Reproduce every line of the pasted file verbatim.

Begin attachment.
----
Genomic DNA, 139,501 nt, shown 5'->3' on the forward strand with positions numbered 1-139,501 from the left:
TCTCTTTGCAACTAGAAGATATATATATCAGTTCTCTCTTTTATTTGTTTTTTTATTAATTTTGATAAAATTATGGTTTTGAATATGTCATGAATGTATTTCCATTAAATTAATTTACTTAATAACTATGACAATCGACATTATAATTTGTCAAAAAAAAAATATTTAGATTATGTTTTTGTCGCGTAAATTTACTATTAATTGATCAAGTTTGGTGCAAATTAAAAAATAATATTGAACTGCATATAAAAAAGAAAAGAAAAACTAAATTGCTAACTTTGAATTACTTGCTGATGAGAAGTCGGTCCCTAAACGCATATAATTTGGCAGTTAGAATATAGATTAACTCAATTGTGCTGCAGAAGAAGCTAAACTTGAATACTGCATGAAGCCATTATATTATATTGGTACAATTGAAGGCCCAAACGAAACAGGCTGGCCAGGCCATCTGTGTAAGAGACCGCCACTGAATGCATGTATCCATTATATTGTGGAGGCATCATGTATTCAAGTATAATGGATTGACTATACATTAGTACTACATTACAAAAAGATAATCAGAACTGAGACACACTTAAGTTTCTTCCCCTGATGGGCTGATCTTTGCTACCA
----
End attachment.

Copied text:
Genomic DNA, 139,501 nt, shown 5'->3' on the forward strand with positions numbered 1-139,501 from the left:
TCTCTTTGCAACTAGAAGATATATATATCAGTTCTCTCTTTTATTTGTTTTTTTATTAATTTTGATAAAATTATGGTTTTGAATATGTCATGAATGTATTTCCATTAAATTAATTTACTTAATAACTATGACAATCGACATTATAATTTGTCAAAAAAAAAATATTTAGATTATGTTTTTGTCGCGTAAATTTACTATTAATTGATCAAGTTTGGTGCAAATTAAAAAATAATATTGAACTGCATATAAAAAAGAAAAGAAAAACTAAATTGCTAACTTTGAATTACTTGCTGATGAGAAGTCGGTCCCTAAACGCATATAATTTGGCAGTTAGAATATAGATTAACTCAATTGTGCTGCAGAAGAAGCTAAACTTGAATACTGCATGAAGCCATTATATTATATTGGTACAATTGAAGGCCCAAACGAAACAGGCTGGCCAGGCCATCTGTGTAAGAGACCGCCACTGAATGCATGTATCCATTATATTGTGGAGGCATCATGTATTCAAGTATAATGGATTGACTATACATTAGTACTACATTACAAAAAGATAATCAGAACTGAGACACACTTAAGTTTCTTCCCCTGATGGGCTGATCTTTGCTACCA